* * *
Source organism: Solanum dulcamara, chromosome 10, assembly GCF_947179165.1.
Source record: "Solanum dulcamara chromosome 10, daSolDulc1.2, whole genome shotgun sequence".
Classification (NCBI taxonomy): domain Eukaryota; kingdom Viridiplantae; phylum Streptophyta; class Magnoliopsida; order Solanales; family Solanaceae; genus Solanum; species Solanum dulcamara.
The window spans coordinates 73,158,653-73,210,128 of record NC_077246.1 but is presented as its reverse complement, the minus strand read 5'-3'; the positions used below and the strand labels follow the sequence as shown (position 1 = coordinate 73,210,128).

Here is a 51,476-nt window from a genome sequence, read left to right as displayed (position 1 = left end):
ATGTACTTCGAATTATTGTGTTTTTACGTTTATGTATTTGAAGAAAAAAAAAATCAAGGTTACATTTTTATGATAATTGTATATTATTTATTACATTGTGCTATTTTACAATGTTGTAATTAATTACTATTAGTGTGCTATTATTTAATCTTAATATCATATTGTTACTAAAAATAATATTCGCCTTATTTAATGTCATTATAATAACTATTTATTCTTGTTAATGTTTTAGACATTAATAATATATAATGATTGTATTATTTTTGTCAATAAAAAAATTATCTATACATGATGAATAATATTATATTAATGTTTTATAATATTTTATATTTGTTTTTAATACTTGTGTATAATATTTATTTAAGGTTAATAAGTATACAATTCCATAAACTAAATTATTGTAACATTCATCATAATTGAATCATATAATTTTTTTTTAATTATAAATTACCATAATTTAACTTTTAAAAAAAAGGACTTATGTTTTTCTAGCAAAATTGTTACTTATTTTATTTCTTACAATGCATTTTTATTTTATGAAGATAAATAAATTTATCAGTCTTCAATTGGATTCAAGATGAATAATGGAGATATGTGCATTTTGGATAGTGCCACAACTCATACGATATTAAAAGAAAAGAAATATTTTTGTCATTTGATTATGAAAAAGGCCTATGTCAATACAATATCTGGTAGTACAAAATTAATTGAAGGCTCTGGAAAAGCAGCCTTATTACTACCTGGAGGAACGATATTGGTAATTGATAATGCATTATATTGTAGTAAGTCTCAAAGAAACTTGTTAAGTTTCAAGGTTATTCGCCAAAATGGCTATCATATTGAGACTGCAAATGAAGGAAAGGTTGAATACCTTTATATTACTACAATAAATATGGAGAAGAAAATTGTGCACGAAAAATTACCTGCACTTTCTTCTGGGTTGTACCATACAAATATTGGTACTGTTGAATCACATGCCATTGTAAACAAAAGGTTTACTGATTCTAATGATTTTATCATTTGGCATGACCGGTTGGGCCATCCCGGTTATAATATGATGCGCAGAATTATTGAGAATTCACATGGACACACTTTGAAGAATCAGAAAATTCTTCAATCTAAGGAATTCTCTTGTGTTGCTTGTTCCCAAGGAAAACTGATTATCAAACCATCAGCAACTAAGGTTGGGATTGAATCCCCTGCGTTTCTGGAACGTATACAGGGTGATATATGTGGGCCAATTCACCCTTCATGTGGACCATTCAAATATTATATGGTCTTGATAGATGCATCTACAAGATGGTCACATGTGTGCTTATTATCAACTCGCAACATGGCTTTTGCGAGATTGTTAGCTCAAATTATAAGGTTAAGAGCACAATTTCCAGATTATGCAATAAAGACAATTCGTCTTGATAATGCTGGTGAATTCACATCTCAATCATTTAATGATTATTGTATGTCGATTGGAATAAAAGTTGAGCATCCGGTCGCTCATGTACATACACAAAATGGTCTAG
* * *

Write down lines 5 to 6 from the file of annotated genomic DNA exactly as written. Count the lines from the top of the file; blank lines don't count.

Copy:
Here is a 51,476-nt window from a genome sequence, read left to right as displayed (position 1 = left end):
ATGTACTTCGAATTATTGTGTTTTTACGTTTATGTATTTGAAGAAAAAAAAAATCAAGGTTACATTTTTATGATAATTGTATATTATTTATTACATTGTGCTATTTTACAATGTTGTAATTAATTACTATTAGTGTGCTATTATTTAATCTTAATATCATATTGTTACTAAAAATAATATTCGCCTTATTTAATGTCATTATAATAACTATTTATTCTTGTTAATGTTTTAGACATTAATAATATATAATGATTGTATTATTTTTGTCAATAAAAAAATTATCTATACATGATGAATAATATTATATTAATGTTTTATAATATTTTATATTTGTTTTTAATACTTGTGTATAATATTTATTTAAGGTTAATAAGTATACAATTCCATAAACTAAATTATTGTAACATTCATCATAATTGAATCATATAATTTTTTTTTAATTATAAATTACCATAATTTAACTTTTAAAAAAAAGGACTTATGTTTTTCTAGCAAAATTGTTACTTATTTTATTTCTTACAATGCATTTTTATTTTATGAAGATAAATAAATTTATCAGTCTTCAATTGGATTCAAGATGAATAATGGAGATATGTGCATTTTGGATAGTGCCACAACTCATACGATATTAAAAGAAAAGAAATATTTTTGTCATTTGATTATGAAAAAGGCCTATGTCAATACAATATCTGGTAGTACAAAATTAATTGAAGGCTCTGGAAAAGCAGCCTTATTACTACCTGGAGGAACGATATTGGTAATTGATAATGCATTATATTGTAGTAAGTCTCAAAGAAACTTGTTAAGTTTCAAGGTTATTCGCCAAAATGGCTATCATATTGAGACTGCAAATGAAGGAAAGGTTGAATACCTTTATATTACTACAATAAATATGGAGAAGAAAATTGTGCACGAAAAATTACCTGCACTTTCTTCTGGGTTGTACCATACAAATATTGGTACTGTTGAATCACATGCCATTGTAAACAAAAGGTTTACTGATTCTAATGATTTTATCATTTGGCATGACCGGTTGGGCCATCCCGGTTATAATATGATGCGCAGAATTATTGAGAATTCACATGGACACACTTTGAAGAATCAGAAAATTCTTCAATCTAAGGAATTCTCTTGTGTTGCTTGTTCCCAAGGAAAACTGATTATCAAACCATCAGCAACTAAGGTTGGGATTGAATCCCCTGCGTTTCTGGAACGTATACAGGGTGATATATGTGGGCCAATTCACCCTTCATGTGGACCATTCAAATATTATATGGTCTTGATAGATGCATCTACAAGATGGTCACATGTGTGCTTATTATCAACTCGCAACATGGCTTTTGCGAGATTGTTAGCTCAAATTATAAGGTTAAGAGCACAATTTCCAGATTATGCAATAAAGACAATTCGTCTTGATAATGCTGGTGAATTCACATCTCAATCATTTAATGATTATTGTATGTCGATTGGAATAAAAGTTGAGCATCCGGTCGCTCATGTACATACACAAAATGGTCTAG